The ‘kidnap’ story is also denied by her ex-husband. This is what he told The Guardian:
That night I went to see Siddiqui’s ex-husband, Amjad Khan. He ushered me through a deathly quiet house into an upstairs room where we sat cross-legged on the floor. He had a soft face under the curly beard that is worn by devout Muslims. I recounted what Fowzia told me. He sighed and shook his head. “It’s all a smokescreen,” he said. “She’s trying to divert your attention.”
The truth of the matter, he said, was that Siddiqui had never been sent to Bagram. Instead she spent the five years on the run, living clandestinely with her three children, under the watchful eye of Pakistani intelligence. He told me they shifted between Quetta in Baluchistan province, Iran and the Karachi house I had visited earlier that day. It was a striking explanation. When I asked for proof, he started at the beginning.
Their parents, who arranged the marriage, thought them a perfect match. The couple had a lot in common – education, wealth and a love for conservative Islam. They were married over the phone; soon after Khan moved to America. But his new wife was a more fiery character than he wished. “She was so pumped up about jihad,” he said.
Six months into the marriage, Siddiqui demanded the newlyweds move to Bosnia. Khan refused, and grew annoyed at her devotion to activist causes. During a furious argument one night, he told me, he flung a milk bottle at his wife that split her lip.
After 9/11 Aafia insisted on returning to Pakistan, telling her husband that the US government was forcibly converting Muslim children to Christianity. Later that winter she pressed him to go on “jihad” to Afghanistan, where she had arranged for them to work in a hospital in Zabul province. Khan refused, sparking a vicious row. “She went hysterical, beating her hands on my chest, asking for divorce,” he recalled.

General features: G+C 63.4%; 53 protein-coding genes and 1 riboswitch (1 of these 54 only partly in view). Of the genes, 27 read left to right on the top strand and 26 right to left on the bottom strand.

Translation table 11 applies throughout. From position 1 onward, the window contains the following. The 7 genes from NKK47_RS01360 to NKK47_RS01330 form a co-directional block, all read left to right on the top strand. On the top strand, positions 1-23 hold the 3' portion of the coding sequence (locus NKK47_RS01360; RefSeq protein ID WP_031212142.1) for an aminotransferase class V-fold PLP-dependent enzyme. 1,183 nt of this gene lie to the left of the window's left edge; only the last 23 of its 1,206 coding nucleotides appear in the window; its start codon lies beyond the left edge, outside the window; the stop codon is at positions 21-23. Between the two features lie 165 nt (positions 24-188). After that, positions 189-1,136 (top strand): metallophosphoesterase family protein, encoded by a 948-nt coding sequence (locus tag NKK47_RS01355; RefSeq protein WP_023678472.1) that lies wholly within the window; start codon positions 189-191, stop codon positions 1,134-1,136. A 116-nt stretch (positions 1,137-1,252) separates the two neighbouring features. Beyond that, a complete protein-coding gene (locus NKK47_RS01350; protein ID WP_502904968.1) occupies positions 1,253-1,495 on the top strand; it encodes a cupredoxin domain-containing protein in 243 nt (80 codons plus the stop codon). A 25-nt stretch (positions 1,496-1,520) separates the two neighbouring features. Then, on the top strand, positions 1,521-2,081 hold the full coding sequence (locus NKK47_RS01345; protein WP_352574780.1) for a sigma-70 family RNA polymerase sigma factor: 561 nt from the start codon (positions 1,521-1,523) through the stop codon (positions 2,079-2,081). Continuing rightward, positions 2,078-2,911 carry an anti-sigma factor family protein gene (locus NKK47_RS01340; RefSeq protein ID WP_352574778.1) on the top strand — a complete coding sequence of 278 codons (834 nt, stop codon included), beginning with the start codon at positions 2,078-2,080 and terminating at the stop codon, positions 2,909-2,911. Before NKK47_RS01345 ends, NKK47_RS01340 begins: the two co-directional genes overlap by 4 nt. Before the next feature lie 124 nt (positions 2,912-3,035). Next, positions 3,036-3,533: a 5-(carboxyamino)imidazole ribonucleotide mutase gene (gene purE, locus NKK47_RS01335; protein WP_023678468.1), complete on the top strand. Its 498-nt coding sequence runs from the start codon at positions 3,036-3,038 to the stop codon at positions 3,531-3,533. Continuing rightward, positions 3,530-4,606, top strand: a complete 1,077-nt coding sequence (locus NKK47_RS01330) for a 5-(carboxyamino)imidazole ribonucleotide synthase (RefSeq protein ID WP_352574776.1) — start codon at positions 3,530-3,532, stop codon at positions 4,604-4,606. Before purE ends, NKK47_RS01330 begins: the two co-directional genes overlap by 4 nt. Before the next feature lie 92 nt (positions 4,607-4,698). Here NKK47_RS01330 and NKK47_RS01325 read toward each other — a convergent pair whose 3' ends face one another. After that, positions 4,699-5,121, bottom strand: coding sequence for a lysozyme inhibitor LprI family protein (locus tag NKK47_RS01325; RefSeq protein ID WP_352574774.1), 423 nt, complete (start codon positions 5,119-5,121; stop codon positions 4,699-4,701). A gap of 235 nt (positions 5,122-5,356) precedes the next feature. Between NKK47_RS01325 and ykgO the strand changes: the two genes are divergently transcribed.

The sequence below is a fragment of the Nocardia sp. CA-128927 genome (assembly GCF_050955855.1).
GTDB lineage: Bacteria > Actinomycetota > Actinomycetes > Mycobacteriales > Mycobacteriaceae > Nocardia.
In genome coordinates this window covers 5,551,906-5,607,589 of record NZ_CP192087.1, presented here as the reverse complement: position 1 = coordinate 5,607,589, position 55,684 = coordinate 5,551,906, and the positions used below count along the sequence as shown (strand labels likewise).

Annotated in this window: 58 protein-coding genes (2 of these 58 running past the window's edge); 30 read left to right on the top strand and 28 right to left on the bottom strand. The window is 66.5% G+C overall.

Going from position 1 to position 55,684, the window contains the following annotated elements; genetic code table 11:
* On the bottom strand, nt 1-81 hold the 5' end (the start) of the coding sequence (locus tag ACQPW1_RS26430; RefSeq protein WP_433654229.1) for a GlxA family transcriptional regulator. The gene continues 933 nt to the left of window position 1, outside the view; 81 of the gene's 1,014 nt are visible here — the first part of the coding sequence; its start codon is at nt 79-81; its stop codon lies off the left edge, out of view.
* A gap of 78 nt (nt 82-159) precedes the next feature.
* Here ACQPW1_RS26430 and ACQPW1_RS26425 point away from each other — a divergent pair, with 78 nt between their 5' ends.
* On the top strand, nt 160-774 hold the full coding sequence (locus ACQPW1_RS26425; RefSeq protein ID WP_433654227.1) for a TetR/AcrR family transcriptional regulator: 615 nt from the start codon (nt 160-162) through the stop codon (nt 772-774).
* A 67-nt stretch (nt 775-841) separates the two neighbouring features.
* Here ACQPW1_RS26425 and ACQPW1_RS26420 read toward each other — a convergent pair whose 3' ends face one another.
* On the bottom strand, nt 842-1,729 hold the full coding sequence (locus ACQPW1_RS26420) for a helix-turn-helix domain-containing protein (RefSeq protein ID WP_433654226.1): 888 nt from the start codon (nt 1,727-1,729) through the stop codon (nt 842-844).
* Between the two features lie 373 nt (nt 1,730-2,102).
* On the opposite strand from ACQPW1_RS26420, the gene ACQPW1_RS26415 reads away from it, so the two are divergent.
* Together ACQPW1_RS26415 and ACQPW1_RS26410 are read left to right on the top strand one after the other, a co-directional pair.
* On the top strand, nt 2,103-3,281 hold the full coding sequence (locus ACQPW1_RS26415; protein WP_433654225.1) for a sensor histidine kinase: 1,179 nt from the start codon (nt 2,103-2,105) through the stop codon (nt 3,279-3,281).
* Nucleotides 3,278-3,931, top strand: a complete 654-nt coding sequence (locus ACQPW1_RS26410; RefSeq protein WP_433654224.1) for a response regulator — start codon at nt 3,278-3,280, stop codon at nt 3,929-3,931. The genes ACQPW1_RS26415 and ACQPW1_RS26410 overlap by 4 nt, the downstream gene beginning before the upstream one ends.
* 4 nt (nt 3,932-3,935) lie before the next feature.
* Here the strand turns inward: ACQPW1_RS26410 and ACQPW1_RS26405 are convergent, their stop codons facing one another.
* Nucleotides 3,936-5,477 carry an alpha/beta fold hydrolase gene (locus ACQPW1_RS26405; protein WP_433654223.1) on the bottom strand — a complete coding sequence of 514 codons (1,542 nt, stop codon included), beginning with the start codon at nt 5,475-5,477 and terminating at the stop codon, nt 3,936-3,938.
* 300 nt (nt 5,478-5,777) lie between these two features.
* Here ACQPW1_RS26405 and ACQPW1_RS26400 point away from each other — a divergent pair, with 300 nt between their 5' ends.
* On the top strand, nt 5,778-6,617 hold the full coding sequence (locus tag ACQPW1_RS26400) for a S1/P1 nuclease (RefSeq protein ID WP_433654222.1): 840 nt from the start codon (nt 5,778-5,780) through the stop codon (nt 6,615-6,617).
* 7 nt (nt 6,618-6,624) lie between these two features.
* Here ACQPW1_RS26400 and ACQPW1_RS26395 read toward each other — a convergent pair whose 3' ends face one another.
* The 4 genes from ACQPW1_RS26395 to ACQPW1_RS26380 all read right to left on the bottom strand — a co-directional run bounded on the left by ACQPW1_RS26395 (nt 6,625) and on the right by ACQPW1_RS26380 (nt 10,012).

After Siddiqui disappeared in March 2003, Khan started to worry for his children – he had never seen his youngest son, Suleman. But he was reassured that they were still in Pakistan through three sources. He hired people to watch her house and they reported her comings and goings. His family was also briefed by ISI officials who said they were following her movements, he said. (Khan named an ISI brigadier whom I later contacted; he declined to speak).
Most strikingly, Khan claimed to have seen his ex-wife with his own eyes. In April 2003, he said, the ISI asked him to identify his ex-wife as she got off a flight from Islamabad, accompanied by her son. Two years later he spotted her again in a Karachi traffic jam. But he never went public with the information. “I wanted to protect her, for the sake of my children,” he said.
He gives further details here
At trial, Siddiqui’s behaviour was remarkable. In particular, she demanded that the jury be genetically tested to ensure that they were not “Zionists” or “Israelis”.
On her conviction, Aafia Siddiqui shouted out:
“This is a verdict coming from Israel, not America.”
You can be certain that Yvonne Ridley and Cageprisoners will now go into overdrive. Siddiqui will be portrayed as a martyr and a heroine, not the extremist and terrorist that she is.
That tells you all you need to know about this organisation. They are Lord Haw Haws, posing as human rights campaigners.